Refractive Surgery: Any surgical procedure performed to change the eye's refractive error.

Retina: The part of the eye that receives images (light) and sends them to the brain for interpretation. The retina is the eye's innermost layout and contains many nerve cells and fibers that are connected to the optic nerve.

Retinal Detachment: A serious condition occurring when part of the retina lifts or pulls away from its natural position. Retinal detachment, if left untreated, can result in significant vision impairment or loss within a number of days and can lead to blindness. Symptoms include seeing flashes of light in peripheral (side) vision, a sudden increase in the presence of "floaters," and loss of peripheral vision.

Ribonucleic Acid: Also known as ribose nucleic acid or RNA, ribonucleic acid includes any of various nucleic acids that contain ribose and uracil as structural components and are associated with the control of cellular chemical activities.

Rods: Light-sensitive cells in the retina that perform best in darkness or dimly lit conditions.

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S

Saccadic Movements: Involuntary eye movements. These rapid eye movements occur all the time, including during laser refractive surgery and may affect accurate placement of the laser beam.

Sclera: The eye's white part. Along with the cornea, the sclera provides external protection for the eye.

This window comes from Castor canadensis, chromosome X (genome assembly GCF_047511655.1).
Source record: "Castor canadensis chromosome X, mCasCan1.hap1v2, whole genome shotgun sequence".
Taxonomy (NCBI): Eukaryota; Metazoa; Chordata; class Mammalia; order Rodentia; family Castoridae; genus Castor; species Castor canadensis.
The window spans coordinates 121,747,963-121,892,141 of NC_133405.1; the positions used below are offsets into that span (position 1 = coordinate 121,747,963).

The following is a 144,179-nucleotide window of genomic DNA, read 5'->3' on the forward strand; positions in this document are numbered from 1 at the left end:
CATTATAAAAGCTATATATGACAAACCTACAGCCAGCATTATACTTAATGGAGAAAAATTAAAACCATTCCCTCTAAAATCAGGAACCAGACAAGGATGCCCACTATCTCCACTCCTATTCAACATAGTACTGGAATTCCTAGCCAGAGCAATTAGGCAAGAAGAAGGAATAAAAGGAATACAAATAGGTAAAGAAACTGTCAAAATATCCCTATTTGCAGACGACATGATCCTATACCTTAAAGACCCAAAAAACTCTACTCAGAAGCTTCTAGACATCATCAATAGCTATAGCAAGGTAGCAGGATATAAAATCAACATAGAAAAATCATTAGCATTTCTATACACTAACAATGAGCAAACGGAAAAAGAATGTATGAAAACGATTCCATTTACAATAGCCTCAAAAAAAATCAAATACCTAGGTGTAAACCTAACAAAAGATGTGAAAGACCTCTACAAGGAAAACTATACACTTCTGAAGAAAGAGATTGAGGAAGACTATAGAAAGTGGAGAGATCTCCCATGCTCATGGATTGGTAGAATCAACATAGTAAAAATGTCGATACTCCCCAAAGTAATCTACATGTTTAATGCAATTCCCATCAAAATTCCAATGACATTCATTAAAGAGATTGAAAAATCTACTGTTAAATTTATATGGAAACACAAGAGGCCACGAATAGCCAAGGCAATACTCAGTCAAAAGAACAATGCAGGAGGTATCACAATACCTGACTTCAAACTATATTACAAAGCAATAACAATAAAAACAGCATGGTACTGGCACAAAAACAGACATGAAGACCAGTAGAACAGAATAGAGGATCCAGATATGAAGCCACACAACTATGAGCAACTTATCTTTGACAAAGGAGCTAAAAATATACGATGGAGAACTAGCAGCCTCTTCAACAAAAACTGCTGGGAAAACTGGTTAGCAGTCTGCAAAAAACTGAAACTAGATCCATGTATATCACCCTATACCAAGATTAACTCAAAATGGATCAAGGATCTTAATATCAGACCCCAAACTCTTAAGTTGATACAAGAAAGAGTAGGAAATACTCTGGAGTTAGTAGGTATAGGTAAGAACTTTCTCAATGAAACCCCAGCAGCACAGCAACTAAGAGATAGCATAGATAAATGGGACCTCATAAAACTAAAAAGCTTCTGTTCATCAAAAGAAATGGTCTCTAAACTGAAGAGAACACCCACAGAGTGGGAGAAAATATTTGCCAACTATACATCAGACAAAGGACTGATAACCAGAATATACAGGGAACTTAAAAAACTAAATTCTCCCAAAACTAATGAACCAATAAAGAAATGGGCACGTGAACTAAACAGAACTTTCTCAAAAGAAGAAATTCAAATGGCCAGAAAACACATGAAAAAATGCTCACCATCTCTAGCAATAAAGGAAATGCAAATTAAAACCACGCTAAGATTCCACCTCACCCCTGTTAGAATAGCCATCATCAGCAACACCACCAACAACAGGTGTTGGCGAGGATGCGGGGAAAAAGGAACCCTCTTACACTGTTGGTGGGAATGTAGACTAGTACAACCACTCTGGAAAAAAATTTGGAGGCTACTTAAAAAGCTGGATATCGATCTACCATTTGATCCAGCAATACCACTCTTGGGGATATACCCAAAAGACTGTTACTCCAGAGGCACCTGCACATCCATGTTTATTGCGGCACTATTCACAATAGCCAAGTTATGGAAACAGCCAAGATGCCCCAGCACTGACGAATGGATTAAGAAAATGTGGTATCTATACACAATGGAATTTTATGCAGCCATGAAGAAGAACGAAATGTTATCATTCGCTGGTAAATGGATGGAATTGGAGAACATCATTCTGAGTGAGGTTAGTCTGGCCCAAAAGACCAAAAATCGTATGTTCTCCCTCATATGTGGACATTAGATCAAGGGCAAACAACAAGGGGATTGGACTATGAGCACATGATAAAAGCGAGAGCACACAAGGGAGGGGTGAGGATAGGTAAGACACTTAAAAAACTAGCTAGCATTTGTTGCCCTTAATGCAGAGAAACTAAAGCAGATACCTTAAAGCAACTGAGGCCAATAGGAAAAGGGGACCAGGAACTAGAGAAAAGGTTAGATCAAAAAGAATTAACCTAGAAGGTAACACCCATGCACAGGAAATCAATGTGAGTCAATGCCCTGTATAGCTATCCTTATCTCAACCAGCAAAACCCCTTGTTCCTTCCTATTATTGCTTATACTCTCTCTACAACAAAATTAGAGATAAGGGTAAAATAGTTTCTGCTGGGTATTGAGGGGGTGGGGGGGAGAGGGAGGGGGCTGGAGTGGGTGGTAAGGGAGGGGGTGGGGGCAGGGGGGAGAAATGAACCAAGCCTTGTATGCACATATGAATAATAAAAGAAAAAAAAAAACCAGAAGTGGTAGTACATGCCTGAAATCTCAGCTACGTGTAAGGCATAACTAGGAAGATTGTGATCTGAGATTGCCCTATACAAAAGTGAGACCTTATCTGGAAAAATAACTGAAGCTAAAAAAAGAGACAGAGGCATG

Scleritis: Inflammation of the sclera.

Seasonal Allergic Conjunctivitis (SAC): One of two types of allergies impacting the eyes. SAC, the most common type of eye allergy, causes sufferers to experience eye allergy symptoms (i.e., itching, redness, swelling and tearing) during certain seasons of the year (spring, summer and early fall) when pollen counts are usually higher.

SiRNAs: Small interfering RNAs make up a class of 20-25 nucleotide-long RNA molecules that play a variety of roles in biology. Most notably, they are involved in the RNA interference pathway (RNAi) where the siRNA interferes with the expression of a specific gene. Their discovery has led to a surge in interest in harnessing RNAi for biomedical research and drug development.

Spherical Aberration: A visual disorder reflecting a change in curvature between the center and edge of the pupil. This creates multiple focal points and can cause halos in your vision.

Stye: A painful lump on the eyelid caused by an infection in the oil glands at the base of an eyelash. Not considered very contagious, styes resemble a boil or pimple and normally disappear without medical treatment within a few days. Styes cause a swollen eyelid, light sensitivity, tearing and itching.

Swimmer's Ear: An inflammation of the canal in the outer ear that is characterized by itching, redness, swelling, pain, and discharge. Typically occurs when water trapped in the outer ear during swimming becomes infected, usually with a bacterium.

Sympathetic Ophthalmia: A swelling of an uninjured eye developed as a late complication caused by a traumatic wound to the other eye.

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T

Temporal Arteritis: An inflammatory disease affecting the medium and large-sized blood vessels involving the temporal arteries of the head. Also sometimes called "Giant cell Arteritis".

Tonometer: A small, smooth instrument placed on the surface of the eye to measure intraocular (eye) pressure. Tonometer readings are used to help diagnose glaucoma.